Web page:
In need of some Fierce Convictions?

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Hannah More had Fierce Convictions: a little more about her inspiring life and legacy.

I had no idea what a debt I owe to Hannah More.

As it turns out, I…. no, WE… live in a world significantly shaped by the life of this lady: a poet, an abolitionist and a reformer. She was an acclaimed poet and published playwright. She was dinner-party-buddies with the likes of Dr Samuel Johnson, the great force behind the first dictionary. She worshipped with John Newton, author of Amazing Grace. She worked tirelessly alongside William Wilberforce: he the voice and she the writer of the pamphlets which changed the course of history in the battle against slavery. She was the only female member of the legendary Clapham Sect.

And, as if that weren’t enough: she and her sisters co-founded a school while still in their teens, they wrote for the reform of education and the place of women in a changing world, and in the years that followed, established schools for an entire region of England where children worked and life was rough… but on Sunday (oh sweet Sunday!), the factories were closed and the books opened.

fierce-convictions-hardbackAlthough historians and biographers have noted Hannah More before, Karen Swallow Prior has produced a stunning work in her book Fierce Convictions (Thomas Nelson). I’ve been a fan of Karen’s writing for some time (you might remember her fantastic guest post) – and in this work she brings all the academic rigor of painstaking and careful research to bear, mingled with conviction, warmth and wit.

Karen Swallow Prior’s thoughts and writing captured me the first time I read her, and I can see why Hannah More must have had the same effect on her. For certainly, Prior could write on anything, and probably anyone, and I would be willing to read it… but she chose Hannah More: and what a credit to humankind (and womankind!) they both are.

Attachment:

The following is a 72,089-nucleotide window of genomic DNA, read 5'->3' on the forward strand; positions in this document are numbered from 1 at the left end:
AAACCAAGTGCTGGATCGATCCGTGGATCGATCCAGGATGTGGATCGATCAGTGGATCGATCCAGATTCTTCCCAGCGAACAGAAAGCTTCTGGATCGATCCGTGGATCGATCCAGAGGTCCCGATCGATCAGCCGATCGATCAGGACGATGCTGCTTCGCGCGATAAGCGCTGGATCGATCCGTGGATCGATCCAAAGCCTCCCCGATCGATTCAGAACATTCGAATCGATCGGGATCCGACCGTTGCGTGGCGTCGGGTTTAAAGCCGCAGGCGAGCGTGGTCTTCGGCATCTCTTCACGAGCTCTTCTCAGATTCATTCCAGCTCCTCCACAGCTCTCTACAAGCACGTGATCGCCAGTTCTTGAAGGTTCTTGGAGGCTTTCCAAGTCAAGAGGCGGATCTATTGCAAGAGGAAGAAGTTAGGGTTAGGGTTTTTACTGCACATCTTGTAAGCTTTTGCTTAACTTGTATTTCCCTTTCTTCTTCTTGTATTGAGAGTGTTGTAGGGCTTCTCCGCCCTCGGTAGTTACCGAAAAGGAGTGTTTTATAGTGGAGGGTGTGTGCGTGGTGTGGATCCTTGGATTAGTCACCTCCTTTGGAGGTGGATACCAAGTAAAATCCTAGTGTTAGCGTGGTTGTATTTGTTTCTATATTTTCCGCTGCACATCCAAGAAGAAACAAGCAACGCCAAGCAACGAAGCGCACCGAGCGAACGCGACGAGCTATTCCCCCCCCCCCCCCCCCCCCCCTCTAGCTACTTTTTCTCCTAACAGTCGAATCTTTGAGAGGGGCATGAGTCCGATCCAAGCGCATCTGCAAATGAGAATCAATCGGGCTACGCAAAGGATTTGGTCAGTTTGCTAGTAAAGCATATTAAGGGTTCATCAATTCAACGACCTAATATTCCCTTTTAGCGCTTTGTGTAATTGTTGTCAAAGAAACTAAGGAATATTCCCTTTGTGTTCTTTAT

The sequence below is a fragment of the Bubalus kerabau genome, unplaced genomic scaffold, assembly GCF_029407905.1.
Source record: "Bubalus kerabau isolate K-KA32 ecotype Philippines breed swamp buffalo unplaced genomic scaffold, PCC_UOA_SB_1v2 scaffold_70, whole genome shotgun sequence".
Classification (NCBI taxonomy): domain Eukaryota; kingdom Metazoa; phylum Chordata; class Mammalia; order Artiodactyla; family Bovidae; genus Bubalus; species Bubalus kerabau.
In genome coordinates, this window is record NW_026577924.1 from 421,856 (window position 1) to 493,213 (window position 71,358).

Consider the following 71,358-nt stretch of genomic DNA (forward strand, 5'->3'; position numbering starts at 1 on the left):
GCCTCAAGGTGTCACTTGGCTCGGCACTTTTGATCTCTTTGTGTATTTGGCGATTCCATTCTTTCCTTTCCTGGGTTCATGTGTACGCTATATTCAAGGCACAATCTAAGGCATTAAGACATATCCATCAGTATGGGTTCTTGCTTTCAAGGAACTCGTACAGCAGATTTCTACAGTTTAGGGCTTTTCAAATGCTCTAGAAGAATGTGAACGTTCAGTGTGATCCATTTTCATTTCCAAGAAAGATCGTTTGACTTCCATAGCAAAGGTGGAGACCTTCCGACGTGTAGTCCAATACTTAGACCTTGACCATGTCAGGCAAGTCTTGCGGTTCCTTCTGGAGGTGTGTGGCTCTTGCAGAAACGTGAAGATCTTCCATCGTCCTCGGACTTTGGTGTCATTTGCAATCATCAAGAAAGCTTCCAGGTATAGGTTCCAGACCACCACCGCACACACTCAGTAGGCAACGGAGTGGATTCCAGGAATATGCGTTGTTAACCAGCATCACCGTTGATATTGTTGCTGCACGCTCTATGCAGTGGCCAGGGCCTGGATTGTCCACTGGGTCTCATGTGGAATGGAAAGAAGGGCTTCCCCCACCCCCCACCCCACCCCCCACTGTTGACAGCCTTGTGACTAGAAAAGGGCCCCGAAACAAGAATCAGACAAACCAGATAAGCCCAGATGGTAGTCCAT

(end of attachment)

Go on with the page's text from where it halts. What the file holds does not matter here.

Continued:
I’ve mentioned before that I am, first an foremost, a lover of fiction. Non-fiction books are often hard for me to get through, and biographies can read a lot like tedious history. In particular, I am a lover of fiction with snappy dialog. But Fierce Convictions – although it is non-fiction and a biography, is CRAMMED full of the wit and insight of one of the great minds of her day. There are excerpts of her letters which made me laugh out loud, and which I went back and underlined a second, and then a third time – in order to think on them more deeply.

This was a terrific book to read: not only because it is fitting to pay tribute to someone such as Hannah More, or even because her example of faith-in-action, of someone using what she had in the ways that she could with perseverance, is something remarkable to emulate. It was a terrific book because the story of Hannah More is woven into a deeper story of how the world has changed, and of how it is the same.

Were it not for women like Hannah: I may not have been able to attend college. Her writings were significant milestones in a long road towards women being educated. Were it not for women like Hannah: who knows how long the African slave trade would have lasted? Were it not for women like Hannah: would the industrial revolution have played out in the way it did? Or would democracy have developed as it did, given that literacy is a crucible for democracy – and she taught a nation to read?